"Does the room have bedsheets?"

Translation:La stanza ha lenzuola?

June 15, 2013



Can't you say "ha la stanza le lenzuola" ?

September 24, 2013


No, there is no inversion between subject and verb. In questions the word order remains the same. But I think you can also put subject in the end ex. "Ha lenzuola la stanza?"

March 26, 2018


Thankyou for this explanation.

March 24, 2019


I didn't understand this one as well...

July 31, 2014


It's because you're asking if "La stanza ha X?" not if "(Lui/Lei) ha X?" I'm not a native Italian, but I'm sure you could ask "(Lui/Lei) ha le lenzuola della/nella stanza?". It's not the meaning of the sentence, but to show the difference and why the answer was wrong.

August 3, 2014


Can somebody say why it is wrong to say "Ha la stanza lenzuola?"? We've had dozens of previous questions starting with the Italian verb - why not here?

July 1, 2014


Ha la stanza lenzuola= (Literal translation) It has the room bedsheets? Instead of La stanza ha lenzuola?=The room has bedsheets?

The "Does" is already implied when you add a question mark to a statement. It's all about being specific.

Ha lenzuola?= Does (it) have bedsheets? La stanza ha lenzuola?=Does (the) room have bedsheets? Ha la stanza lenzuola?=Does it (the room- which is already specified as it) have bedsheets?

When you put the verb form (It/she/he) Has in front of something already specified, there is no need for it to be put there unless there was some kind of need to be more specific, if that makes sense.

For example, Ha lenzuola?= Does it have bedsheets Ha lenzuola lei?= Does she have bedsheets? Lei ha lenzuola?=Does she have bedsheets?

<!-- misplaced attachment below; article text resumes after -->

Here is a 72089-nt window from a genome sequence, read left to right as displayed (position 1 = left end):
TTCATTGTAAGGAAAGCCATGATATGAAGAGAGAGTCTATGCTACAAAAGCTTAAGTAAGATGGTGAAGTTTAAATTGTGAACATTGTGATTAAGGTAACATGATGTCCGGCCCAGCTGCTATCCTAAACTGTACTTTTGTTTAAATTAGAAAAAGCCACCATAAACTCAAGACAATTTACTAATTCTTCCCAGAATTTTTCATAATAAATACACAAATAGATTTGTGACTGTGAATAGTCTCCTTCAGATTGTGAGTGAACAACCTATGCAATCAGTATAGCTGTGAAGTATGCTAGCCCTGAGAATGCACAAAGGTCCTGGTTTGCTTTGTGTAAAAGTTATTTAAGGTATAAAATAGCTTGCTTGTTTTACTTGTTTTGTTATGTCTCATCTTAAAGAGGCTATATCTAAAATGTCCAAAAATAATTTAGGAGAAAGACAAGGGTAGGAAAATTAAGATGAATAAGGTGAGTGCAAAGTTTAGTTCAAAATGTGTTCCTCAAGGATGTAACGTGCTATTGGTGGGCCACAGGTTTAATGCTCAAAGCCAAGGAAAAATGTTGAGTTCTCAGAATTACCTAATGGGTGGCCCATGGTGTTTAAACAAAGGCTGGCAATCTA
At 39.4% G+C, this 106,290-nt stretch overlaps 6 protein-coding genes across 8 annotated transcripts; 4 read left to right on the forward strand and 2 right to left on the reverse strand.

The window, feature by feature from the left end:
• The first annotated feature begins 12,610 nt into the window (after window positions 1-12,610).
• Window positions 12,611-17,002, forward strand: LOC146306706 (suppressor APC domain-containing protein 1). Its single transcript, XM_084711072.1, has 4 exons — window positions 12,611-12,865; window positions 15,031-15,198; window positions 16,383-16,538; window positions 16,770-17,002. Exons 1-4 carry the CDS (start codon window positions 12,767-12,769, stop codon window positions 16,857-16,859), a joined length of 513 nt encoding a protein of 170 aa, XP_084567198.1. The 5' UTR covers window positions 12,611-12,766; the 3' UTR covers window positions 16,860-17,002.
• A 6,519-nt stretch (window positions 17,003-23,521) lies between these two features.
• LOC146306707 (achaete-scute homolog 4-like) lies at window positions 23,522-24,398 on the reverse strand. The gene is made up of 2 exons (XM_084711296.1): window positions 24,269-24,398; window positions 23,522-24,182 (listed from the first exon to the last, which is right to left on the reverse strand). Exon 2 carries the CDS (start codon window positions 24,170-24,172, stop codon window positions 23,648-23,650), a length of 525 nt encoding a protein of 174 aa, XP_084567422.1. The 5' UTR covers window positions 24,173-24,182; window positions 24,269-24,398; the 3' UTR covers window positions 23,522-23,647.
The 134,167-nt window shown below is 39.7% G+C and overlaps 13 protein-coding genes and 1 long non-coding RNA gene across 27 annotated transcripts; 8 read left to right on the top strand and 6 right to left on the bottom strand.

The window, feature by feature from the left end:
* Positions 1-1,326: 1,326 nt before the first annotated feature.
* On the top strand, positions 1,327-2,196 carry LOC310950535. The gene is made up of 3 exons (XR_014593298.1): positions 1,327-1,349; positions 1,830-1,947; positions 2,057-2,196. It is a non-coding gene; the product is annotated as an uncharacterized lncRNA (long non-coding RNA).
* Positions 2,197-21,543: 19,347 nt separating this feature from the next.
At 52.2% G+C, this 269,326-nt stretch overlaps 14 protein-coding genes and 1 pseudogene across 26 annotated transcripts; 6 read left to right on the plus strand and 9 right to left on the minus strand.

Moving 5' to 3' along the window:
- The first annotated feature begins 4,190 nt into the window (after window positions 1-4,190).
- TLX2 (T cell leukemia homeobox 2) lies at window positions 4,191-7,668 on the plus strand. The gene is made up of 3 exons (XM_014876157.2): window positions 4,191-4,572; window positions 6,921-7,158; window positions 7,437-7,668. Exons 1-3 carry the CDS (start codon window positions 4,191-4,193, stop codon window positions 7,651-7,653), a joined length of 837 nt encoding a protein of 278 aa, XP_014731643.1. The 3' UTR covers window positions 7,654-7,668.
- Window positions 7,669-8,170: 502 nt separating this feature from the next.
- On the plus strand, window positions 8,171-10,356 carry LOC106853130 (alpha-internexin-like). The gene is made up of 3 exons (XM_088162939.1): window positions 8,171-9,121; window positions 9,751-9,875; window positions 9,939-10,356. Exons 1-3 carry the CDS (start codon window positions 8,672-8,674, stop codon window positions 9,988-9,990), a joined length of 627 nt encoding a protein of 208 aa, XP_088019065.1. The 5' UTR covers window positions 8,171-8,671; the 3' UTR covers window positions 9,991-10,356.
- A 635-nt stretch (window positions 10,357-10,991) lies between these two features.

If you do want to put the verb form "avere" in front of a sentence, you would have to ask the question and then specify:

Ha lenzuola, la stanza?=(literal translation) Does it have bedsheets, the room?

September 20, 2016


Which form is more typical of informal written and spoken Italian, "La stanza ha lenzuola?" or "Ha lenzuola, la stanza?"

October 3, 2016


La stanza ha lenzuola? Is a better way to phrase the question in general.

October 5, 2016


Please can someone answer this re: word order for questions? Thanks

February 24, 2015


Does 'le lenzuola' have a singular form?

October 12, 2013


Yes, there is, and it is an irregular noun: "il lenzuolo". Note that the singular form of this noun is 'masculine' and the plural form is 'feminine' which ends with "-a" not with "-e/-i", which is a part of the general grammatical rule of plurality.

For further information, you may have a look at this discussion: http://www.duolingo.com/comment/684768

December 12, 2013


What about lenzuoli?

March 24, 2014



Please look at the given note at the beginning of this link below, right under the word "lenzuolo" written in bold. You will find the explanation there, which is the confirmation of this statement:

'lenzuolo' (sostantivo maschile): plurale: '(i) lenzuoli' - plurale alternativo: '(le) lenzuola' “lenzuola” is feminine and more common"

April 16, 2014


Thank you!

April 26, 2014


My dictionary also gives 'lenzuoli' as the plural form of 'lenzuolo' but it's marked incorrect despite the fact that one of the hints is 'lenzuoli'. If DL's own hint is not going to be accepted then why in the hell is it listed. This continues to be the most frustrating aspect of DL: hints that are either incorrect or have nothing whatsoever to do with the required word.

February 19, 2015


I Lenzuoli is used (so far as I can tell) to mean a specific set of sheets, for example "I have three sheets" would be "Ho tre lenzuoli." However, le lenzuola is used for collections of sheets, for example "I have sheets" would be "Ho delle lenzuola."

March 22, 2015


Thank you!

June 17, 2015


Why is the delle necessary here?

June 15, 2013


I don't think it is necessary, it's given me the translation of "does the room have bedsheets?" as "la stanza ha lenzuola?"

August 19, 2013


A question in Italian can be stated with the verb as the first word so "ha la stanza ..." is correct. DL is mistaken. Lenzuoli should also be accepted.

October 20, 2014


That would mean something like: Does he/she/it have a room I think you could say: Ha le lenzuola la stanza?

September 15, 2015


I do not understand why the article is plural, but the actual noun single for bedsheets.

May 25, 2018


Why "La"? I thought rooms of the house did not need the article adjective. Example: Il cuoco è in cucina.

September 5, 2018


Ci sono camere che non hanno lenzuola?

March 27, 2019
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